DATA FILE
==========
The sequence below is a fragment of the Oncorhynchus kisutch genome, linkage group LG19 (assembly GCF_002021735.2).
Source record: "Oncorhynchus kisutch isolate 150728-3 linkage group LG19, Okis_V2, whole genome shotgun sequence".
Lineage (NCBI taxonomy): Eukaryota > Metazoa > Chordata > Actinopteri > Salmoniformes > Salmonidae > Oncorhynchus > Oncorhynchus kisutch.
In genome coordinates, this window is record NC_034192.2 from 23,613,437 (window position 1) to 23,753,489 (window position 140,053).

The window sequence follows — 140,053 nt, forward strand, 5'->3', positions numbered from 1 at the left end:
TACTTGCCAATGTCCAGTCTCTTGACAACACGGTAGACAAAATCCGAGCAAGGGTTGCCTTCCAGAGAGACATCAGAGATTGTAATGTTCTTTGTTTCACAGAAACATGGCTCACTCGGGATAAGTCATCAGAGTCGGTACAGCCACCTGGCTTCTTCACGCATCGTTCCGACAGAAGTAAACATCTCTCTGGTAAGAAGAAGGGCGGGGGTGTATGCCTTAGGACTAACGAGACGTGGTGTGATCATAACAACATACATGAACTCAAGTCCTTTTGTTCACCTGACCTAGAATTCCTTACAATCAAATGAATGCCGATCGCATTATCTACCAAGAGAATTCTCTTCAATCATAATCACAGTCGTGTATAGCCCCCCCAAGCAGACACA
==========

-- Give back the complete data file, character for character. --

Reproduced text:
The sequence below is a fragment of the Oncorhynchus kisutch genome, linkage group LG19 (assembly GCF_002021735.2).
Source record: "Oncorhynchus kisutch isolate 150728-3 linkage group LG19, Okis_V2, whole genome shotgun sequence".
Lineage (NCBI taxonomy): Eukaryota > Metazoa > Chordata > Actinopteri > Salmoniformes > Salmonidae > Oncorhynchus > Oncorhynchus kisutch.
In genome coordinates, this window is record NC_034192.2 from 23,613,437 (window position 1) to 23,753,489 (window position 140,053).

The window sequence follows — 140,053 nt, forward strand, 5'->3', positions numbered from 1 at the left end:
TACTTGCCAATGTCCAGTCTCTTGACAACACGGTAGACAAAATCCGAGCAAGGGTTGCCTTCCAGAGAGACATCAGAGATTGTAATGTTCTTTGTTTCACAGAAACATGGCTCACTCGGGATAAGTCATCAGAGTCGGTACAGCCACCTGGCTTCTTCACGCATCGTTCCGACAGAAGTAAACATCTCTCTGGTAAGAAGAAGGGCGGGGGTGTATGCCTTAGGACTAACGAGACGTGGTGTGATCATAACAACATACATGAACTCAAGTCCTTTTGTTCACCTGACCTAGAATTCCTTACAATCAAATGAATGCCGATCGCATTATCTACCAAGAGAATTCTCTTCAATCATAATCACAGTCGTGTATAGCCCCCCCAAGCAGACACA